respect he lost over this past weekend.
For his sake, and for the sake of his
friends, family and school, Winslow
should stop worrying about the scrutiny
and start worrying about playing the
game.

4

Netherlands hears 'Fout!' too much to beat Blue

By Eric Ambinder
Daily Sports Writer

"Fout!, fout!" was the apparent battle-cry yelled by
coach Gert Jan ver der Linden of the Netherlands
National Team during a majority of last night's 73-35
exhibition loss to the Michigan E
women's basketball team.
Jan ver der Linden had good
reason to yell, "Fout" (mistake). His team committed
almost as many turnovers (32) as points (35).
Michigan's tenacious defense, which held the
Netherlands to a .244 shooting percentage, has been
the main focus of coach Cheryl Burnett's practices
from day one.
"I think our players are doing a good job of trying
to execute what we want them to execute," coach Bur-
nett said about Michigan's defense. "They're all like
freshmen in terms of their first year trying to execute
these things."

Early on, the Wolverines executed their defensive
scheme to perfection, holding the Netherlands score-
less for the first eight minutes of the first half.
Michigan continued its solid defense early and even-
tually found its offensive rhythm. After center Jennifer
Smith grabbed a fierce offensive rebound off a missed
Sierra Hauser-Price free throw and scored a bucket, the
Wolverines took an early 25-4 first-half lead.
"I think the team came out sharper than they did the
first game, and overall we have improved our defense
over that short period of time," senior Stephanie
Gandy said. "We can look at this game as a positive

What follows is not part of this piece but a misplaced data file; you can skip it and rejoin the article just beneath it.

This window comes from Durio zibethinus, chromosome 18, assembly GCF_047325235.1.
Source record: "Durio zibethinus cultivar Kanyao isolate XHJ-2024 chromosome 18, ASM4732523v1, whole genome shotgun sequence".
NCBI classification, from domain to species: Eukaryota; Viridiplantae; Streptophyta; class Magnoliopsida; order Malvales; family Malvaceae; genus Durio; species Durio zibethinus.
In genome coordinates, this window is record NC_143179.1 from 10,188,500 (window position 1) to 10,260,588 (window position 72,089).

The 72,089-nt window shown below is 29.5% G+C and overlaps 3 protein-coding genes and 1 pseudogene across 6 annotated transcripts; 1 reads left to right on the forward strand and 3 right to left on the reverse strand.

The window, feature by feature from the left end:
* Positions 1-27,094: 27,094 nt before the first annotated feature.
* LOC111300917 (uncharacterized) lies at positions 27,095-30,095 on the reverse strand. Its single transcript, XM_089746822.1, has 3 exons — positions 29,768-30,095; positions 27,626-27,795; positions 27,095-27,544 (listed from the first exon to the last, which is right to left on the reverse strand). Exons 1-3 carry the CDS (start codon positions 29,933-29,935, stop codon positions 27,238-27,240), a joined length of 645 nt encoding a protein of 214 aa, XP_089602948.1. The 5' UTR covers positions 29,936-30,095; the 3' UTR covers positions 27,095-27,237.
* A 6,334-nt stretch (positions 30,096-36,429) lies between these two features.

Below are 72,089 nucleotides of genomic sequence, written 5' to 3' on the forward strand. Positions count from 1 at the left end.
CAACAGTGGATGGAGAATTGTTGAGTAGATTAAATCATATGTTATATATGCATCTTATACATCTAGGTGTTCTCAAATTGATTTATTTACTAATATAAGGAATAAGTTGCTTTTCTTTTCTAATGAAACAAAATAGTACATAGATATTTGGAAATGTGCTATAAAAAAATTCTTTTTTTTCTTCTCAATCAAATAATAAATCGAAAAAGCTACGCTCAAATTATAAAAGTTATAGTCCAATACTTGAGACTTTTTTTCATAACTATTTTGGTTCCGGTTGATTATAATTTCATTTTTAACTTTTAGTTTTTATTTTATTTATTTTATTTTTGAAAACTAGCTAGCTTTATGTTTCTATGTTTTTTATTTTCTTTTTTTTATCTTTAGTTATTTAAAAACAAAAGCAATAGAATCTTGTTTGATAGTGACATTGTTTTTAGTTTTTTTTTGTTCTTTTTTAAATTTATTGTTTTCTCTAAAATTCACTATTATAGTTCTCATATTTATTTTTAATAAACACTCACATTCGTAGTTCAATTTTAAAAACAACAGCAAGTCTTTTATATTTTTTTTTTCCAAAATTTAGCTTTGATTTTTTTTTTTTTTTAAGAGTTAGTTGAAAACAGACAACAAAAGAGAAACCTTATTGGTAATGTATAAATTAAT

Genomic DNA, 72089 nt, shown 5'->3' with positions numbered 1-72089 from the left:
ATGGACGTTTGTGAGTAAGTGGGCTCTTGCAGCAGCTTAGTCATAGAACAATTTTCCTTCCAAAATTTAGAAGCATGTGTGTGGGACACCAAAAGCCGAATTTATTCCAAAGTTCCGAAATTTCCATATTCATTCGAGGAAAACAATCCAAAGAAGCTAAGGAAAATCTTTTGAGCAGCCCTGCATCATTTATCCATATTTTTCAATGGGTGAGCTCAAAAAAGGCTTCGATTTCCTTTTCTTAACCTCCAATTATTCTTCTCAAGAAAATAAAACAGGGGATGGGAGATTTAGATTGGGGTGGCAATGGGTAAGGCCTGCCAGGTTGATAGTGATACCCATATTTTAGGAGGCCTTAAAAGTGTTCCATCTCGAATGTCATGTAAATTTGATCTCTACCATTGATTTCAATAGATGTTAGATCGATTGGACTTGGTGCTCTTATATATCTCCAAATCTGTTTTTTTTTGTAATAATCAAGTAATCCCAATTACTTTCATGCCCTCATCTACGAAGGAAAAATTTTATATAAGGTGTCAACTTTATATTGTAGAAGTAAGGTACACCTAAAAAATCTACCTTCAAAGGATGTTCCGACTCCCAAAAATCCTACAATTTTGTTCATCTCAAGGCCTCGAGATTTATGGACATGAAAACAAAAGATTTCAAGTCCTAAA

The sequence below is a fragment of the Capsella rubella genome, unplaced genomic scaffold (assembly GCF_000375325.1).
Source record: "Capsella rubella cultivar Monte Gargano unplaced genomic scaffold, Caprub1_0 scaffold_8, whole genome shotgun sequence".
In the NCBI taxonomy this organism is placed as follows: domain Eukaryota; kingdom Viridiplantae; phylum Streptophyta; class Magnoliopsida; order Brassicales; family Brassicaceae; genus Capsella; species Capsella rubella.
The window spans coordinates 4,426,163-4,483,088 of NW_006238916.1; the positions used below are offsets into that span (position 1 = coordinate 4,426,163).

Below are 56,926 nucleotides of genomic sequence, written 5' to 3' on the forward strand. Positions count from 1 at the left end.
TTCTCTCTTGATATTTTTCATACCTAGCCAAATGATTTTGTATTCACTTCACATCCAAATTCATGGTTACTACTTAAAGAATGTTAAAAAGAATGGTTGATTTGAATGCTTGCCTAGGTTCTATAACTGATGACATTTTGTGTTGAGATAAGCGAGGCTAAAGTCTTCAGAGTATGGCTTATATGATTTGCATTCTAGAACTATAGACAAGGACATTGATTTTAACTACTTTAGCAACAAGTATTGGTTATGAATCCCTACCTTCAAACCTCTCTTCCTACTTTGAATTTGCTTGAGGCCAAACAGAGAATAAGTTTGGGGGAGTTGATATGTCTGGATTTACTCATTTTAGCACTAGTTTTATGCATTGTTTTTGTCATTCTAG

and keep working on our defense."
The Wolverines struggled on offense late in the sec-
ond half because of the effective trap defense used by
the Netherlands, but still led 34-15 entering halftime.
Michigan's Tabitha Pool exploded in the second
half, helping Michigan get going in the second half by
scoring 10 points and missing just one shot.
When the Netherlands went on its longest scoring

steak of the night, a 4-0 run near the beginning of the
half, Pool quickly stole back the momentum for the
Wolverines when she notched a steal, offensive
rebound and bucket in one sequence.
Up 49-22, Gandy launched a 3-pointer from the
corner and was fouled, but couldn't convert the four-
point-play, missing the ensuing free throw.
Her three was Michigan's fourth of the night, a scor-
ing option that Burnett has emphasized in practice.
"Our rule is two defenders or less, blow it up;' Bur-
nett said about her team's decision to shoot 3-pointers
during game situations. "I mean they love that in
practice."
Center Jennifer Smith nailed a 3-pointer from the
corner and freshman Kelly Helvey followed suit with
a triple down the stretch for the Wolverines, giving
them a 64-30 lead.
Smith dominated inside all night, scoring 22 points
and shutting down the Netherlands' interior offense, a
key in the team's blowout victory.

Naweed Sikora can be reached at
nsikora@umich.edu.

UU

4

It's not a curse term. Let's keep all Michigan cheers that way.

4

"We want Michigan to continue being a place that
cheers vociferously for the Michigan team."

-Lloyd Carr, UM Football Coach

4